How the World Cup Can Help Brands Become Champions of Consumer Engagement

With the latest football world cup under our belt, Thomas Bremond (pictured below), general manager, international, Comcast, looks at why sporting events continue to be lucrative vehicles for brand advertising and summarises key elements of effective campaigns.

Since the dawn of television, sporting events have captured the hearts of millions of fans worldwide. Add social media and live streaming to the mix, and those fans are now engaging with each other, event organisers and broadcasters, and associated brands more than ever. In 2014, coverage of the FIFA World Cup reached a record-breaking 3.2 billion viewers, with almost a third of this figure tuning in for the final..

Thomas Bremond, GM International, Comcast

Despite the politically charged build-up to this year’s tournament, coverage on this scale is one of the reasons why sport will always be seen as a lucrative global marketing platform for brands. Even those who do decide to pull event sponsorship are looking for ways to capitalise on the buzz surrounding major events. Take, for example, fast-food giant McDonald’s, which enjoyed 41% digital engagement as it provided pop-up stalls for athletes at the PyeongChang Olympic Games, despite ending its 41-year sponsorship deal.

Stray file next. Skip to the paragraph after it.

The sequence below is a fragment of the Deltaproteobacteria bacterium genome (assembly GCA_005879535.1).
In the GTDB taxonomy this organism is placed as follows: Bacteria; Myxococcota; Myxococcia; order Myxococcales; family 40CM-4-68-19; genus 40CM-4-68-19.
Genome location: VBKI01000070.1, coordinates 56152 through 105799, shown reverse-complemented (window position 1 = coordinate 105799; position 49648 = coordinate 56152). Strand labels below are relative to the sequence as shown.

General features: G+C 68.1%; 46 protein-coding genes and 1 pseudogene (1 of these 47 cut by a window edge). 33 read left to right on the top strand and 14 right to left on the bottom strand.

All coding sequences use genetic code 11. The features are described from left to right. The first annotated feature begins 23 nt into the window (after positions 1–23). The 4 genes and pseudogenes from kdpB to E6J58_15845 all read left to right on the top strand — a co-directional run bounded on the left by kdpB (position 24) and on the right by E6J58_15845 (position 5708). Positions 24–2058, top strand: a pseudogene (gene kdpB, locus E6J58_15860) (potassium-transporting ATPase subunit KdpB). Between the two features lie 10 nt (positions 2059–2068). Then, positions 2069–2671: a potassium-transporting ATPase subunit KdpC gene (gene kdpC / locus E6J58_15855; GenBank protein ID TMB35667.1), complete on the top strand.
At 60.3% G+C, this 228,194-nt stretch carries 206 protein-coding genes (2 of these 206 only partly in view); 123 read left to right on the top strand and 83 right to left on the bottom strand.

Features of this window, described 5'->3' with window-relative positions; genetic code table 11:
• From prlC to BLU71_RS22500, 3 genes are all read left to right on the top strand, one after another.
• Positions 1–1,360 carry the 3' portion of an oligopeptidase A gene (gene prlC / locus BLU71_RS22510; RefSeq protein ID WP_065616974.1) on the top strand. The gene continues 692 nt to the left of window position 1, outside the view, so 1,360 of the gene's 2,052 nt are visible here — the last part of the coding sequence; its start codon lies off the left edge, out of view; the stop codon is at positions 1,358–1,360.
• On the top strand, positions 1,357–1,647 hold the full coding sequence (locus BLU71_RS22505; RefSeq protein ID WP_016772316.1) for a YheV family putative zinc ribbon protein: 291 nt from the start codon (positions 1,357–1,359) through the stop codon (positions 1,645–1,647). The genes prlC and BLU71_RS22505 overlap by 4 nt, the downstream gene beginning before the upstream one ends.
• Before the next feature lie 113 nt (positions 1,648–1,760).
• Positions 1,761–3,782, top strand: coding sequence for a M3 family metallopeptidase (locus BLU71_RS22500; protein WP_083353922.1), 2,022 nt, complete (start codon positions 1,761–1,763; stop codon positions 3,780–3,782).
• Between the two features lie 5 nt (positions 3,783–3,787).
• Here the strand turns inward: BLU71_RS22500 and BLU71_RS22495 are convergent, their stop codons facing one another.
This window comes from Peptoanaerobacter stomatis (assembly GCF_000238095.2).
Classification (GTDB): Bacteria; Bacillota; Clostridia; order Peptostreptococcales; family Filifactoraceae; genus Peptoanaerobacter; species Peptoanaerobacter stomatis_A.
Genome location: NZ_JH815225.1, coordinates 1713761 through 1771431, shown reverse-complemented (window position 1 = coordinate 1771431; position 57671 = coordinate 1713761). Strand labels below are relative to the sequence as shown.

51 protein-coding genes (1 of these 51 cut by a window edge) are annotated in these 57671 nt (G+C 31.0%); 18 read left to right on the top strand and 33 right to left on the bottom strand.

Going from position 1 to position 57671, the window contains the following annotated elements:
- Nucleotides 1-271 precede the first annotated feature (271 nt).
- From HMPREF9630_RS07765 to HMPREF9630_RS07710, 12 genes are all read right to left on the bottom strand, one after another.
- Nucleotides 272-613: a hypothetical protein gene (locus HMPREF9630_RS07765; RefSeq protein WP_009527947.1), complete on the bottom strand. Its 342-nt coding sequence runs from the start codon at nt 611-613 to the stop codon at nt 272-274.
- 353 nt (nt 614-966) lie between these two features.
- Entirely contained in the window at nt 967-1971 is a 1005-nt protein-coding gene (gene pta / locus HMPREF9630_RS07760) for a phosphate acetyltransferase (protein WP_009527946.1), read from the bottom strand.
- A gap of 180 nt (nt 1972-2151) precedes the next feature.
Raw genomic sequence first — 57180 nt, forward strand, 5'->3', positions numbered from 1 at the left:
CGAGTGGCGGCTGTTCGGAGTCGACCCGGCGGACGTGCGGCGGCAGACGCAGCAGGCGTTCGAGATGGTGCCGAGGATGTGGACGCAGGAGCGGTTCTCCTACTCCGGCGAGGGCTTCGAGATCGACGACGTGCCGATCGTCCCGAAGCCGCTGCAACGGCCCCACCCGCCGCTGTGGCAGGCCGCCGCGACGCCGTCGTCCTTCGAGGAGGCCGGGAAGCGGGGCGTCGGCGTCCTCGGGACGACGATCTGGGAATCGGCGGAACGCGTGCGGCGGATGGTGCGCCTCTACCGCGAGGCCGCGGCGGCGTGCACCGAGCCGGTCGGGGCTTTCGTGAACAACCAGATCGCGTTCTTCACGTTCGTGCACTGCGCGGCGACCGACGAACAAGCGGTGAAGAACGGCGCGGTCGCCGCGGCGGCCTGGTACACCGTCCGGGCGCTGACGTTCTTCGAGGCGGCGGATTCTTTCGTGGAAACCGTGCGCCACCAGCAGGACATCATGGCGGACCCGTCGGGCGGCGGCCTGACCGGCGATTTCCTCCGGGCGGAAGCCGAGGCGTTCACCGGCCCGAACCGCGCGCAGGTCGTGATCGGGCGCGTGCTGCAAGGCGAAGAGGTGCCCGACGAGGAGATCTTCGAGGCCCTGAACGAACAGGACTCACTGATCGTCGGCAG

As with any major partnership in this sector, sponsors and advertisers will come and go, depending on their priorities and the market. But there is no doubt that brands will continue to be attracted to ‘tent pole’ sporting events, because of the benefits they bring:

Positive brand exposure at scale

For brands, the appeal of these events is clear. They receive widespread exposure and provide access to vast audiences across both TV and social media. Twitter reported a staggering 619,000 tweets per minute in the aftermath of the 2014 World Cup final, bringing the total number of World Cup tweets to 672 million – a level of exposure that no other sporting event has enjoyed to date. The fact that these audiences actively engage with the events they are viewing makes them more amenable to ad messaging.

Being associated with a prominent, global event such as the World Cup can boost the reputation and status of a brand, and sponsorships or adjacent advertising can be used to increase brand awareness and affinity. Advertisers can use the halo effect to associate their brand with sporting values, such as FIFA’s championship tagline: “For the Game… For the World…”

Sponsoring home teams (or indeed away teams, as British supermarket chain Iceland did in the 2016 UEFA championship) is also a way of appealing to a specific geographical audience. This year, Lidl’s ‘Dream Big’ campaign is taking this one step further by combining its World Cup campaign, in which it is backing the England team, with its existing ‘FA Lidl Skills’ initiative, which has created three million opportunities for children to play football.

Reaching audiences across platforms